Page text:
Students Studying Seagrass in Marine Lab Project
The SCCF Marine Lab is hosting two students this summer who are gaining field and lab research experience as they study how seagrass responds to low oxygen conditions in an experiment that began on July 15.
Jivan Khakee, pictured here, is a junior at University of California Santa Barbara, is carrying out the research in the field and lab on Sanibel after a 14-day self-quarantine. Willow Vince is participating virtually from New York through weekly video conferences. Willow is helping remotely to design the project through the review and study of existing research. She has written an annotated bibliography and is keeping all files and notes together in a shared drive in the cloud.
Led by the scientists at the lab to design and carry out a research project, these two students are working together on a project to study seagrass decomposition rates under low and high oxygen conditions.
“Low oxygen conditions in estuaries and coastal areas can lead to fish kills and loss of habitat,” said SCCF Marine Lab Director Eric Milbrandt, Ph.D. “Low oxygen conditions can occur because of an algae bloom or stratification of the water column.”
The warm water temperatures typical in the summer further reduce the carrying capacity for oxygen in water.
“Low dissolved oxygen events have been increasing in coastal areas and estuaries worldwide and the effects of this on ecosystems are not well understood,” said Milbrandt. “The goal of this project is to better understand the energy transfer from seagrass shoots to the food web by measuring the decomposition rates of seagrass in low and high oxygen conditions.”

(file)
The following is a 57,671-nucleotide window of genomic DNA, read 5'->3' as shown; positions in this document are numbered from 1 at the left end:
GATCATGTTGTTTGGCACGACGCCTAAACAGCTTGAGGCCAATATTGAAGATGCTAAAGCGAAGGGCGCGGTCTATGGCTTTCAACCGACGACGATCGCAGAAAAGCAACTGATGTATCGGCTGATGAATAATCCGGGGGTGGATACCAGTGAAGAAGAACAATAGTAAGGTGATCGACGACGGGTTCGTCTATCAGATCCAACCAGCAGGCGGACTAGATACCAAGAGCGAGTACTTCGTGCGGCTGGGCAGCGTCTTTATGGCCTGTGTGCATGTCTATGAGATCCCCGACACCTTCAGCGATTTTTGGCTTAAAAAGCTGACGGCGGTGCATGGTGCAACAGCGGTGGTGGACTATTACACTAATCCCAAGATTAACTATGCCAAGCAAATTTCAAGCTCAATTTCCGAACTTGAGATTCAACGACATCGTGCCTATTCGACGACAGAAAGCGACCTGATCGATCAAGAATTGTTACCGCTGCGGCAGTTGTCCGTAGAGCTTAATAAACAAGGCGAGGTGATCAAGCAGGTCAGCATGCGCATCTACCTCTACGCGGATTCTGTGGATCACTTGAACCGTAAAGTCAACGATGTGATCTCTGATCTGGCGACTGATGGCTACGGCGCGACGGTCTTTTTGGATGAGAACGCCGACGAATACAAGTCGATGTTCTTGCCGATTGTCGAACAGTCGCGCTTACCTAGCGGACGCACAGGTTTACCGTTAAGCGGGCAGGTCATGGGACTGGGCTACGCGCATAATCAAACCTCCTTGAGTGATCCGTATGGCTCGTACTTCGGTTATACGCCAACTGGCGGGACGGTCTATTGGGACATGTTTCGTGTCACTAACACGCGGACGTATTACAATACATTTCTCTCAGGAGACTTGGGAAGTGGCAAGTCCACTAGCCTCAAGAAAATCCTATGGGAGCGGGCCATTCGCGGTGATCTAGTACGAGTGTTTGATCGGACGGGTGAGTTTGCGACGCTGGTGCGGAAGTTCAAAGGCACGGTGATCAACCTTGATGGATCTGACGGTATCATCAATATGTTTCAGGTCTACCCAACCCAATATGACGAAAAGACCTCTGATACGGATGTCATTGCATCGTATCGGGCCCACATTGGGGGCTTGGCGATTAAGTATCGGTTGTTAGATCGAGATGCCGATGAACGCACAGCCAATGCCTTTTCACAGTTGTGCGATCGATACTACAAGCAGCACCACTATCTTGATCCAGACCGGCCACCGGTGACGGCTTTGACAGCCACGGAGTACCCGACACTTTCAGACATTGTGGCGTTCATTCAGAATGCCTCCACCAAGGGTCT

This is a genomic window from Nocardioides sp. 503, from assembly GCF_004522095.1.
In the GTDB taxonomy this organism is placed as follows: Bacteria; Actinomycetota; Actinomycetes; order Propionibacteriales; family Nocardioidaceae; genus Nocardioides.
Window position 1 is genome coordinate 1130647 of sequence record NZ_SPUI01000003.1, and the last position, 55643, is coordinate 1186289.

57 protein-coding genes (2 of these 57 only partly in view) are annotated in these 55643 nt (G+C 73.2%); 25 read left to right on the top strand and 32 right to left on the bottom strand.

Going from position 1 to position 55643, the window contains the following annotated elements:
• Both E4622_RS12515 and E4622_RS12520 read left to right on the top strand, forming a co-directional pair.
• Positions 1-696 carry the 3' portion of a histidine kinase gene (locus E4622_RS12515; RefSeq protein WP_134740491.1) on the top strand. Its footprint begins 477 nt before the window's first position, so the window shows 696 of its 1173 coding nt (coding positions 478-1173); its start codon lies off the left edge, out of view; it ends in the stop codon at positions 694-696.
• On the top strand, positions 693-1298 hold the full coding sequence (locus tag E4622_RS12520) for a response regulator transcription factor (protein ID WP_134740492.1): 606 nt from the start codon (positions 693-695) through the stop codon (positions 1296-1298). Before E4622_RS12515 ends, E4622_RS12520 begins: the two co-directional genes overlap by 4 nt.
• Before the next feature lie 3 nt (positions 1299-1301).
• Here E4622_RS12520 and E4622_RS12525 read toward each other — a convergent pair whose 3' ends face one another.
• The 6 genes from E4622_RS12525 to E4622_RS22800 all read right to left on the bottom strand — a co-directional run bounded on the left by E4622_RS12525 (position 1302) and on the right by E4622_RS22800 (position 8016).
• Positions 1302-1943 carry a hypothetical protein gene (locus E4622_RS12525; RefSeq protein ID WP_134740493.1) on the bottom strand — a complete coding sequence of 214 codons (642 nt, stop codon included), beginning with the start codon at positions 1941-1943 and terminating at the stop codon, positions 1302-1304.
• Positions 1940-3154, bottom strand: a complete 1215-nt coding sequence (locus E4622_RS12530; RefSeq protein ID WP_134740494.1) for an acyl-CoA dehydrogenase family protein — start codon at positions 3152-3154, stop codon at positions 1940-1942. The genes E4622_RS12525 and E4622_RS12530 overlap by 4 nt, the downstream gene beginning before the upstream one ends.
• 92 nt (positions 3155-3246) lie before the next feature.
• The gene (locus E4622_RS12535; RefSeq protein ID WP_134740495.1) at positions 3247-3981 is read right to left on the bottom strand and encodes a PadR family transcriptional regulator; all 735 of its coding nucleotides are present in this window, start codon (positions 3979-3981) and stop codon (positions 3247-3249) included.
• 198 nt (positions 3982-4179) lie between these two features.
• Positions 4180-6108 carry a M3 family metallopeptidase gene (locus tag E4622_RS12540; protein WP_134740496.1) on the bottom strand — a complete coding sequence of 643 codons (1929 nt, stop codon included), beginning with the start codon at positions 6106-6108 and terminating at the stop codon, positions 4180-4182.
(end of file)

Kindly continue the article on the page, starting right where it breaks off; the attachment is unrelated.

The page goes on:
For the experiment, mesh bags were sewn together with fishing line and a shoot of seagrass (10-14 g) was placed in each bag. The three treatments are low oxygen conditions, high oxygen conditions, and a lab control.
The experiment will run for eight weeks and each week, three decomposition bags will be randomly removed from each treatment and the seagrass weighed, dried and re-weighed. The hypothesis is that low oxygen conditions decrease the decomposition rate and therefore slow the transfer of energy from seagrass to the food web.
The experiment began on July 15 when the mesh bags were deployed in the field. At the end of the summer, the research will be summarized into a short 15-minute talk that the students can share with their peers when they return to classes. The results will also be shared later this summer at sccf.org and in the Wednesday Update.
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